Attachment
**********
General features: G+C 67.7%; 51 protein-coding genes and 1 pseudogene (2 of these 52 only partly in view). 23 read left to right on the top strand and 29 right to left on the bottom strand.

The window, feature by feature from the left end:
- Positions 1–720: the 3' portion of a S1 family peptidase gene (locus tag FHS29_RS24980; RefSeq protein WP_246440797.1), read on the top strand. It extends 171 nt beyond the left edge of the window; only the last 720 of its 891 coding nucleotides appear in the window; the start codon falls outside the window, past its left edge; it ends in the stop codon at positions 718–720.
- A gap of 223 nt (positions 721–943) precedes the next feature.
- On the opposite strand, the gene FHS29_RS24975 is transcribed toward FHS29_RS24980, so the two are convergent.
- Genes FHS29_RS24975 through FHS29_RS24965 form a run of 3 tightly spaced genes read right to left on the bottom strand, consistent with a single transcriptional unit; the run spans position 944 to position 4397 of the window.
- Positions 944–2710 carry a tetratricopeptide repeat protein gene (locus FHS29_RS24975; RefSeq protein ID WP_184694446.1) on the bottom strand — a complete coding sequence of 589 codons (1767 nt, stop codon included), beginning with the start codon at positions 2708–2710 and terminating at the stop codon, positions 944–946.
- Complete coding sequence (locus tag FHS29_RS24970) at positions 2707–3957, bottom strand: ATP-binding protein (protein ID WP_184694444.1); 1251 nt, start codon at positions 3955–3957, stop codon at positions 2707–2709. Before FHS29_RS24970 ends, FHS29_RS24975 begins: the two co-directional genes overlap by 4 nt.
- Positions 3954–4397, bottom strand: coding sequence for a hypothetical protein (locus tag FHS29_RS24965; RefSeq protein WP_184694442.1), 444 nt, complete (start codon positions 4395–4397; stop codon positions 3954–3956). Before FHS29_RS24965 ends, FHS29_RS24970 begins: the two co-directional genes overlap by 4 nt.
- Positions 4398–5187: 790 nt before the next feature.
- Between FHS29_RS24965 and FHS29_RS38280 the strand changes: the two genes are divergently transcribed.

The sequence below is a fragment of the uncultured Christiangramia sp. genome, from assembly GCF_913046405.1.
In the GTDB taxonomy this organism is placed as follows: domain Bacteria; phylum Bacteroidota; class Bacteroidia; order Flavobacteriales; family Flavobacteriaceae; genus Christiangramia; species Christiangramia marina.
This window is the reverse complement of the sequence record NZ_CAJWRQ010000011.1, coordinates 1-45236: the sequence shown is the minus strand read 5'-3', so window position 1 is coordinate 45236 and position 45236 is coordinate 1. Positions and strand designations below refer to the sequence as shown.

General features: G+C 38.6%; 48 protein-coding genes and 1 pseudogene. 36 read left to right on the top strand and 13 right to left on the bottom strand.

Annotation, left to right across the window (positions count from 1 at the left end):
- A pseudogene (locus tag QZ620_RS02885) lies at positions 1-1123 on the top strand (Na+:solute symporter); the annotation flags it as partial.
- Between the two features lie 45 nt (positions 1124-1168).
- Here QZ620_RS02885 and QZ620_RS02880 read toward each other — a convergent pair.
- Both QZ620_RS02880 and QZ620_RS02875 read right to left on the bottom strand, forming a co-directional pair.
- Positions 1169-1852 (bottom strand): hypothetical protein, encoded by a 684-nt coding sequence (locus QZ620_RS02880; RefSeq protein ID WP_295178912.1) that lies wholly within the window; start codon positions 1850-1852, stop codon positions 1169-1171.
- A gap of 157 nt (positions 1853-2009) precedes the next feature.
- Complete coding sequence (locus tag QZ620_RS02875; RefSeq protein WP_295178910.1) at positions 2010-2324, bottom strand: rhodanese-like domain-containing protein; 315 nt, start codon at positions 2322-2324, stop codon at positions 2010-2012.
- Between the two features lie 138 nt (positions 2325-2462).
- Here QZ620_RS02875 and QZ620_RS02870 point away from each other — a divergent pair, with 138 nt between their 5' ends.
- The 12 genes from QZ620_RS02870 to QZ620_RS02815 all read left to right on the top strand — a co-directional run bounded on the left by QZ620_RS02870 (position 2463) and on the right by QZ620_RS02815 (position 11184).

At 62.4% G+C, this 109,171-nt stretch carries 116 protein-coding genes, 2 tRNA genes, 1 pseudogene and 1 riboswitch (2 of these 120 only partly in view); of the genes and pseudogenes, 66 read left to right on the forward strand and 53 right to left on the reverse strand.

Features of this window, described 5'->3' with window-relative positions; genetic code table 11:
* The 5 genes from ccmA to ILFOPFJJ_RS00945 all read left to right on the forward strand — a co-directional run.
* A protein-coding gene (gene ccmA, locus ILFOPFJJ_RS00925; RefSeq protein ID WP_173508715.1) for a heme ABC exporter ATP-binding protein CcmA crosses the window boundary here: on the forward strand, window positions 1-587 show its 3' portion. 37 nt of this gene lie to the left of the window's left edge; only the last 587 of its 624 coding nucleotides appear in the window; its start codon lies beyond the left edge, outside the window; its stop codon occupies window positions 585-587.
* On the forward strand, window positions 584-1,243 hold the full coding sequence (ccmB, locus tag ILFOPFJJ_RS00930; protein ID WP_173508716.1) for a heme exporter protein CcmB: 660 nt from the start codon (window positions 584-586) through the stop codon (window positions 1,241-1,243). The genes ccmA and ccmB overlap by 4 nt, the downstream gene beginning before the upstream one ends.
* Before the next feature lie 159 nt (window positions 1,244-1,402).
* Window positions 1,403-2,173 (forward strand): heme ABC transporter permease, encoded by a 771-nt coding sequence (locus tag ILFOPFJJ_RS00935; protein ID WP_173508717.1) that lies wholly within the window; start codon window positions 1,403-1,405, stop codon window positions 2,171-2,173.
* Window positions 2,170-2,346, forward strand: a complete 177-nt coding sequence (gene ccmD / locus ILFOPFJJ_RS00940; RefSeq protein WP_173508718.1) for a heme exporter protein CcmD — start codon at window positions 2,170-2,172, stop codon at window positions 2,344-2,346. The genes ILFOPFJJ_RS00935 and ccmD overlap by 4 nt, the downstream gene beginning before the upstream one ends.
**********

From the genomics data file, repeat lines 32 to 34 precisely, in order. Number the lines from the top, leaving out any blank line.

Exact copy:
* Before the next feature lie 159 nt (window positions 1,244-1,402).
* Window positions 1,403-2,173 (forward strand): heme ABC transporter permease, encoded by a 771-nt coding sequence (locus tag ILFOPFJJ_RS00935; protein ID WP_173508717.1) that lies wholly within the window; start codon window positions 1,403-1,405, stop codon window positions 2,171-2,173.
* Window positions 2,170-2,346, forward strand: a complete 177-nt coding sequence (gene ccmD / locus ILFOPFJJ_RS00940; RefSeq protein WP_173508718.1) for a heme exporter protein CcmD — start codon at window positions 2,170-2,172, stop codon at window positions 2,344-2,346. The genes ILFOPFJJ_RS00935 and ccmD overlap by 4 nt, the downstream gene beginning before the upstream one ends.